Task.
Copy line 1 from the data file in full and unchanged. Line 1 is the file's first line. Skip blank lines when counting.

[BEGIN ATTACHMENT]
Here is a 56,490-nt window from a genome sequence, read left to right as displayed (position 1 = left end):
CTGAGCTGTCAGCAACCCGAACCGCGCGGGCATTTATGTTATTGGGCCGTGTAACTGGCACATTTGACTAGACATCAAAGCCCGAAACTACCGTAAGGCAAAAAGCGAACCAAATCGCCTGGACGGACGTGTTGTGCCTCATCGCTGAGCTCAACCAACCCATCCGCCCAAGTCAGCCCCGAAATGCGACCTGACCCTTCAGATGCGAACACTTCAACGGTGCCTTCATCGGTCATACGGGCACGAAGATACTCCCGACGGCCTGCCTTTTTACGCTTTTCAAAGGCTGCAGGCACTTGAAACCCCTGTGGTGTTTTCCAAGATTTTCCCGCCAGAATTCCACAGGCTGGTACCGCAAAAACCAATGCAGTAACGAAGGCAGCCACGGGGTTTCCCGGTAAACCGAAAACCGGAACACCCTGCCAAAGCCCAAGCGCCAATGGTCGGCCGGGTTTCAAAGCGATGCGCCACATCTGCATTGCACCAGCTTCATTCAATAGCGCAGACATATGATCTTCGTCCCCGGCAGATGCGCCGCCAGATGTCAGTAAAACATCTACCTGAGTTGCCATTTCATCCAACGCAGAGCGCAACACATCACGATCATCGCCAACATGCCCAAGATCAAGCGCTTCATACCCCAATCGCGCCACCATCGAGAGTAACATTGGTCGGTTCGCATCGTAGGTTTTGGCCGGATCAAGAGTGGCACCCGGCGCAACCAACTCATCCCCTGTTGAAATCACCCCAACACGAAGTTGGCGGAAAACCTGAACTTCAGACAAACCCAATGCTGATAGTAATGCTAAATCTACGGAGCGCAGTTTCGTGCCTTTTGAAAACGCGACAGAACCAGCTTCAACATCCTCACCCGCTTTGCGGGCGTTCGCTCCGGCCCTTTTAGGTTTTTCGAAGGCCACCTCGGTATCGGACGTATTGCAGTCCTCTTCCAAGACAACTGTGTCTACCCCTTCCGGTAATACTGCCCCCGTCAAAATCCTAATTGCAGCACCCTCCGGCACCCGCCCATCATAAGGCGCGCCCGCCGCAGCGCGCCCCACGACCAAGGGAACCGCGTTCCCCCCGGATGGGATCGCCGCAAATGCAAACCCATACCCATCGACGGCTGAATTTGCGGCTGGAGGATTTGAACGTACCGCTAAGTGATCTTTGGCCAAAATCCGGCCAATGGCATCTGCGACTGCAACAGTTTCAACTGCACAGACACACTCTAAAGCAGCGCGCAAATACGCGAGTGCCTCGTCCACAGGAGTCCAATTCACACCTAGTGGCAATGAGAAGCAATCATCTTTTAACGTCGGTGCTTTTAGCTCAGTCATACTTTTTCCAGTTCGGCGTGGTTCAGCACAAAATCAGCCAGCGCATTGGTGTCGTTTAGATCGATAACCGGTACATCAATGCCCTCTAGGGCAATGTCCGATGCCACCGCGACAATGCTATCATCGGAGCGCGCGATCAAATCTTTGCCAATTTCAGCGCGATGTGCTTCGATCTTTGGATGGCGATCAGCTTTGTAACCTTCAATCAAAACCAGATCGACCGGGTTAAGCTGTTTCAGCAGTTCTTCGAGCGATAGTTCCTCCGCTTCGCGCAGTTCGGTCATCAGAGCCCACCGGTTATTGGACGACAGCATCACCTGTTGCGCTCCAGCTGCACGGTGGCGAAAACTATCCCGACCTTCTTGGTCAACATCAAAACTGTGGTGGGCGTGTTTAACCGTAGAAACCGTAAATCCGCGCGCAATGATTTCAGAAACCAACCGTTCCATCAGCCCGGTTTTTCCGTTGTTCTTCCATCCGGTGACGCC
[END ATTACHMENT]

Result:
Here is a 56,490-nt window from a genome sequence, read left to right as displayed (position 1 = left end):